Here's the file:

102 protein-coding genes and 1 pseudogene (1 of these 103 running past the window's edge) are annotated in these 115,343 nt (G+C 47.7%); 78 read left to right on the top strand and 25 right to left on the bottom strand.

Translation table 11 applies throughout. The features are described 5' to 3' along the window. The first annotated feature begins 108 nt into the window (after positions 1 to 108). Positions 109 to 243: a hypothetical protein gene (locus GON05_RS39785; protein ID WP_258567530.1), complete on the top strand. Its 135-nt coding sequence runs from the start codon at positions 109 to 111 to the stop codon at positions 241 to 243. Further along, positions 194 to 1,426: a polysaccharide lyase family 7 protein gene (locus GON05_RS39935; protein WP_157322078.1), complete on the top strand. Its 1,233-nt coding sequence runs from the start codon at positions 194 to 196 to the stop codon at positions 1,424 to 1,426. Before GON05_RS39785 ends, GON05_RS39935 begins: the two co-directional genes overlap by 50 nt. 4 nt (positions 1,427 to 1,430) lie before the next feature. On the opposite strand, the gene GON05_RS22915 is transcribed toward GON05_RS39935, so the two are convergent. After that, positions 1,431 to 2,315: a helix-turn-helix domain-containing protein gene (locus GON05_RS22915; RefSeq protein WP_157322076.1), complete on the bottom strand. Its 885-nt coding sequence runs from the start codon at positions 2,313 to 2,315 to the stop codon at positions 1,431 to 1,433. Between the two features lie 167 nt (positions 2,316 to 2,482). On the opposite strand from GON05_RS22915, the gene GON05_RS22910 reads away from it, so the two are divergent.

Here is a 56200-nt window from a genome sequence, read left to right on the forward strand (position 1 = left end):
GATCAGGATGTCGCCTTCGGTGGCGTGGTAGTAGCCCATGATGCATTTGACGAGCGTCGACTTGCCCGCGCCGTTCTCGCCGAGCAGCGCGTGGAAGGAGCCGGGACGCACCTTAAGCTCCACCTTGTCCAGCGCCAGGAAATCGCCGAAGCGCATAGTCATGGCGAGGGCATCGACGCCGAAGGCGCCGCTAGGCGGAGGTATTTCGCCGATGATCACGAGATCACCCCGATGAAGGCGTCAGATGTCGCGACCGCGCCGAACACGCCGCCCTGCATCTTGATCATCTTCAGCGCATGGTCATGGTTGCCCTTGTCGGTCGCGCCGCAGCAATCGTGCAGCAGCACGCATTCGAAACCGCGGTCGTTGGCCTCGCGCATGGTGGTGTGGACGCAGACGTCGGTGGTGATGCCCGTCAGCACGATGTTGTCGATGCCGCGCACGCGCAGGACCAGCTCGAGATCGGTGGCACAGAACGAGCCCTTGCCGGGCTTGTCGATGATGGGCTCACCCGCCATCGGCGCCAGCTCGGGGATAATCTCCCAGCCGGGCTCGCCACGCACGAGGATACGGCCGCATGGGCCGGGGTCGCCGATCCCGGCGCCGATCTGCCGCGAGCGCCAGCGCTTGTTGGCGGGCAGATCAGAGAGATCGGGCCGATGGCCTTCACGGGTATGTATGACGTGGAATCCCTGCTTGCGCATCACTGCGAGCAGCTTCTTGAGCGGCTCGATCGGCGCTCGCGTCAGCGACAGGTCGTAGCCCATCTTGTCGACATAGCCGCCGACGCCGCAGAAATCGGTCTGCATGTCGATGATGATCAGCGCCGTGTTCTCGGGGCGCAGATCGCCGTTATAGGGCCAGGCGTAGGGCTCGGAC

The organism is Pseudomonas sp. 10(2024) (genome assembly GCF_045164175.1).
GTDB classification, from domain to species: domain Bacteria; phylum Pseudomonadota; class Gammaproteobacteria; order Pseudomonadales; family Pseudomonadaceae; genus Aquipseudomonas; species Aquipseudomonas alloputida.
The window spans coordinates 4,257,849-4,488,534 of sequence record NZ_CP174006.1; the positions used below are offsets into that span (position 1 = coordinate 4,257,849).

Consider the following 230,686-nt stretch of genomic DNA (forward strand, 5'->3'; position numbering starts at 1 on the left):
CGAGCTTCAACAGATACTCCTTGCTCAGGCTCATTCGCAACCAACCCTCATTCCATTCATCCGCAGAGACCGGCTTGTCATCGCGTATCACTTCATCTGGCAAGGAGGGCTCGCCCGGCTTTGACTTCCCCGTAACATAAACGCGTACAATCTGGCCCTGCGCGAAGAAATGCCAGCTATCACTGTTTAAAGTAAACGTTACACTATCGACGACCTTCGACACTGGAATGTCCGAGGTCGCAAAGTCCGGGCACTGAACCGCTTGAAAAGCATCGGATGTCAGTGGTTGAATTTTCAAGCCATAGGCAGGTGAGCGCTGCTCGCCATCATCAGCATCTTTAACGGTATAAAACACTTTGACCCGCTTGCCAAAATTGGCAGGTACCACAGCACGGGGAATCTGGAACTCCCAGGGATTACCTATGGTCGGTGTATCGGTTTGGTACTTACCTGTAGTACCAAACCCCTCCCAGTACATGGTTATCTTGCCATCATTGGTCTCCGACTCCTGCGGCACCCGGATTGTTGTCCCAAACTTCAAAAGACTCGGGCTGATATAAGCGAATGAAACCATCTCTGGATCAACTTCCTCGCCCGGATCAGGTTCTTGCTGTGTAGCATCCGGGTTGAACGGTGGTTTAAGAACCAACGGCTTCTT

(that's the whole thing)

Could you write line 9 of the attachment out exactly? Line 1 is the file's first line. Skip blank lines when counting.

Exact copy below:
CGAGCTTCAACAGATACTCCTTGCTCAGGCTCATTCGCAACCAACCCTCATTCCATTCATCCGCAGAGACCGGCTTGTCATCGCGTATCACTTCATCTGGCAAGGAGGGCTCGCCCGGCTTTGACTTCCCCGTAACATAAACGCGTACAATCTGGCCCTGCGCGAAGAAATGCCAGCTATCACTGTTTAAAGTAAACGTTACACTATCGACGACCTTCGACACTGGAATGTCCGAGGTCGCAAAGTCCGGGCACTGAACCGCTTGAAAAGCATCGGATGTCAGTGGTTGAATTTTCAAGCCATAGGCAGGTGAGCGCTGCTCGCCATCATCAGCATCTTTAACGGTATAAAACACTTTGACCCGCTTGCCAAAATTGGCAGGTACCACAGCACGGGGAATCTGGAACTCCCAGGGATTACCTATGGTCGGTGTATCGGTTTGGTACTTACCTGTAGTACCAAACCCCTCCCAGTACATGGTTATCTTGCCATCATTGGTCTCCGACTCCTGCGGCACCCGGATTGTTGTCCCAAACTTCAAAAGACTCGGGCTGATATAAGCGAATGAAACCATCTCTGGATCAACTTCCTCGCCCGGATCAGGTTCTTGCTGTGTAGCATCCGGGTTGAACGGTGGTTTAAGAACCAACGGCTTCTT